PIC IN THE HEAD
New York University arts professor Wafaa Bilal had his camera surgically removed in February—the one that was implanted in the back of his skull in November to record, at 60-second intervals, the places he had left behind (beamed to and archived by a museum in Qatar). The camera had been mounted under his skin, braced by three titanium posts, but his body very painfully rejected one of the posts. His temporary solution is to merely tie the camera to the back of his neck (even though that work-around is unsatisfactory to him because it represents a less-personal “commitment” to the art). In the future, he said, communication devices like his will routinely be part of our bodies.
BOOZE YOUR FRIENDS WISELY
In December, a company in eastern Ukraine (a country known for hard drinking) announced a “drinking buddy” service in which, for the equivalent of about $18, it would supply a barroom companion for the evening, “qualified” to discuss politics, sports, women, etc., and even to offer psychological counseling if appropriate.
EAU DE POON
“Vulva Original” is the “scent of a beautiful woman” reported in Harper’s magazine in August 2010. And German company VivaEros is selling it as a fragrance concentrate for the equivalent of about $35 a bottle. (The promotional video is a lavishly photographed gym scene featuring a handsome male who observes a beautiful female working out on a stationary bike and then gently sniffs the seat.) “The female smell of intimacy,” promises VivaEros, “triggers sexual attraction and desire” and increases intensity “during self-stimulation.”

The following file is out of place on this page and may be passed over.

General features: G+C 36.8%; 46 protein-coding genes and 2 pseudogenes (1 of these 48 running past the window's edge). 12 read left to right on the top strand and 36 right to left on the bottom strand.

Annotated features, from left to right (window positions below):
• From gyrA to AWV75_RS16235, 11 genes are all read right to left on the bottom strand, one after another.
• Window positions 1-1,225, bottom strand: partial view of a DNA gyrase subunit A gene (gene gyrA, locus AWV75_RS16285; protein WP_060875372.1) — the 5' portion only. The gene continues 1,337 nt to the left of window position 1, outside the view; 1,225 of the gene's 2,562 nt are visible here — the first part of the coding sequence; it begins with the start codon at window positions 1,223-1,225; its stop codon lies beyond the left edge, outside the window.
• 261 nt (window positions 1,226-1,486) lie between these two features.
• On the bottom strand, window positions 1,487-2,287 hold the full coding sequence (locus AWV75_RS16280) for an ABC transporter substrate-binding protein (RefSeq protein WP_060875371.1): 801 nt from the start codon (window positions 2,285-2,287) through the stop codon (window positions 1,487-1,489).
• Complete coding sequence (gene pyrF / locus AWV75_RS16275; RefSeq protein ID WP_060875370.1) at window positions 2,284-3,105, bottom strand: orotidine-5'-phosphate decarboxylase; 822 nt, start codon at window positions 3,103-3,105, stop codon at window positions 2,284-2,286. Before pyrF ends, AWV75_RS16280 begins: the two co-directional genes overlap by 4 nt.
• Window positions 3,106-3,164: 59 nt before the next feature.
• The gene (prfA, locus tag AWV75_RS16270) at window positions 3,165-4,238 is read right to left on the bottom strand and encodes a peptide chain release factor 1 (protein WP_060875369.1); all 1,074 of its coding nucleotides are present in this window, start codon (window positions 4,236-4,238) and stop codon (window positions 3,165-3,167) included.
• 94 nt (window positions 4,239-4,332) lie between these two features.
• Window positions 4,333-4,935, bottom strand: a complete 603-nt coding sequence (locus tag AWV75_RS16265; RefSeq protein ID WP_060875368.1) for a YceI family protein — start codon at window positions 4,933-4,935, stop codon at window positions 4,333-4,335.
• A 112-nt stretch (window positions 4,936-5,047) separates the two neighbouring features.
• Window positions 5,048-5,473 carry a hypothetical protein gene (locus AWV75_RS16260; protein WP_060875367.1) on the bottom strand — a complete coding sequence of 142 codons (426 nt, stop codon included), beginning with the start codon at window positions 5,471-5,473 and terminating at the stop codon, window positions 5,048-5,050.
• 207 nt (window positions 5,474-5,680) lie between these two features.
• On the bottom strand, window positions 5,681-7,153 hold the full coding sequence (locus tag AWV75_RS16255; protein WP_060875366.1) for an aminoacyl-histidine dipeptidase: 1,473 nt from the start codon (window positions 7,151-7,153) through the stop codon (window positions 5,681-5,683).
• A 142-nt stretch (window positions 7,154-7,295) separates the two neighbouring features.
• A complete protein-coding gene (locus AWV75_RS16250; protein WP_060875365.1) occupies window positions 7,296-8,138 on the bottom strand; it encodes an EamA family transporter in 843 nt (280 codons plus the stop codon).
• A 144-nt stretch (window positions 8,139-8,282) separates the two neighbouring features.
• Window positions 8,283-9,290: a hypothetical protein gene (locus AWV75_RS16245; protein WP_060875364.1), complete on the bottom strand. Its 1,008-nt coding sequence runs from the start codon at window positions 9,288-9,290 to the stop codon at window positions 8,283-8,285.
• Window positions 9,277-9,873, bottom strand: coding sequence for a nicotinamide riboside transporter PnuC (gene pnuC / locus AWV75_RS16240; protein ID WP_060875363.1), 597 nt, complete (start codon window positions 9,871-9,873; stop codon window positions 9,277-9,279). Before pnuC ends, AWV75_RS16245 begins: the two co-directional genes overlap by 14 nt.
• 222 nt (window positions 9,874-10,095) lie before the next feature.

“You’re not going to like this,” warned NPR’s Robert Krulwich, about to deliver a February story about visionary robotics developers James Auger and Jimmy Loizeau who created a carnivorous clock, supposedly able to power itself for 12 days merely on the carcasses of 12 dead houseflies (which the clock traps with fly paper and then mechanically razors in two). The pair also showed a prototype of a coffee table that catches mice by luring them up the table legs with cheese into a hole in the center, where they are guillotined. Auger and Loizeau said their creations are just extensions of TV nature programs showing animals hunting in the wild, but Krulwich fretted about the dangers inherent in “giving robots a taste for [meat].”
Another “negative cash-flow” robbery occurred in February, in Kansas City, Missouri, as an unidentified man tried to distract the clerk at a gun store by laying $40 on the counter to buy a box of bullets, then pulling a gun and demanding all the store’s money. The clerk thwarted the robbery by pulling his own gun and scaring the robber off—while the $40 remained on the counter.